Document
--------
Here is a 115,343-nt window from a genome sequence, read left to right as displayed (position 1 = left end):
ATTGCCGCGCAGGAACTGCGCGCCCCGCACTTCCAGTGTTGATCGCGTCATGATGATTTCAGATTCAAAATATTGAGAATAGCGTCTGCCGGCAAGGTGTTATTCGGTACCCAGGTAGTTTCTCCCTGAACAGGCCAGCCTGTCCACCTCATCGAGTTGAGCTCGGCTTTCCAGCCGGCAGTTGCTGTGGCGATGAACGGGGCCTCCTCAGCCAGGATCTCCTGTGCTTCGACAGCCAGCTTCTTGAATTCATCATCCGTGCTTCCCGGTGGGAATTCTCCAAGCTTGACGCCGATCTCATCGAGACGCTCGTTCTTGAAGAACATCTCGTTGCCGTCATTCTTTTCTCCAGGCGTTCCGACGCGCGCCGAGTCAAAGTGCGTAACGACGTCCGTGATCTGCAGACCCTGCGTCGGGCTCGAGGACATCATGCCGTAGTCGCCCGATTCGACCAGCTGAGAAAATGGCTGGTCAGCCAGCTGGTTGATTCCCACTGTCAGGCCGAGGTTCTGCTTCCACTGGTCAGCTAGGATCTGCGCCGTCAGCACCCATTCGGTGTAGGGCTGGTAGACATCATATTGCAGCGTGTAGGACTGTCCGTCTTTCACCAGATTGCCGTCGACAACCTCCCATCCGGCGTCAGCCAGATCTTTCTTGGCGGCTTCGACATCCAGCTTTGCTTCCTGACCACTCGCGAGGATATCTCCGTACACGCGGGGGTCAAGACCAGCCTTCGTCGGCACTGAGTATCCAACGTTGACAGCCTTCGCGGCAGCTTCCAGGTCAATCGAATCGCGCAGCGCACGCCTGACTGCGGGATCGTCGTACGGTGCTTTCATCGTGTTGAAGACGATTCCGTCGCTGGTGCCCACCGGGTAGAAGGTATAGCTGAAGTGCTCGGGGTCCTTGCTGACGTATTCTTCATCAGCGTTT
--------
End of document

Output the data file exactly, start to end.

Here is a 115,343-nt window from a genome sequence, read left to right as displayed (position 1 = left end):
ATTGCCGCGCAGGAACTGCGCGCCCCGCACTTCCAGTGTTGATCGCGTCATGATGATTTCAGATTCAAAATATTGAGAATAGCGTCTGCCGGCAAGGTGTTATTCGGTACCCAGGTAGTTTCTCCCTGAACAGGCCAGCCTGTCCACCTCATCGAGTTGAGCTCGGCTTTCCAGCCGGCAGTTGCTGTGGCGATGAACGGGGCCTCCTCAGCCAGGATCTCCTGTGCTTCGACAGCCAGCTTCTTGAATTCATCATCCGTGCTTCCCGGTGGGAATTCTCCAAGCTTGACGCCGATCTCATCGAGACGCTCGTTCTTGAAGAACATCTCGTTGCCGTCATTCTTTTCTCCAGGCGTTCCGACGCGCGCCGAGTCAAAGTGCGTAACGACGTCCGTGATCTGCAGACCCTGCGTCGGGCTCGAGGACATCATGCCGTAGTCGCCCGATTCGACCAGCTGAGAAAATGGCTGGTCAGCCAGCTGGTTGATTCCCACTGTCAGGCCGAGGTTCTGCTTCCACTGGTCAGCTAGGATCTGCGCCGTCAGCACCCATTCGGTGTAGGGCTGGTAGACATCATATTGCAGCGTGTAGGACTGTCCGTCTTTCACCAGATTGCCGTCGACAACCTCCCATCCGGCGTCAGCCAGATCTTTCTTGGCGGCTTCGACATCCAGCTTTGCTTCCTGACCACTCGCGAGGATATCTCCGTACACGCGGGGGTCAAGACCAGCCTTCGTCGGCACTGAGTATCCAACGTTGACAGCCTTCGCGGCAGCTTCCAGGTCAATCGAATCGCGCAGCGCACGCCTGACTGCGGGATCGTCGTACGGTGCTTTCATCGTGTTGAAGACGATTCCGTCGCTGGTGCCCACCGGGTAGAAGGTATAGCTGAAGTGCTCGGGGTCCTTGCTGACGTATTCTTCATCAGCGTTT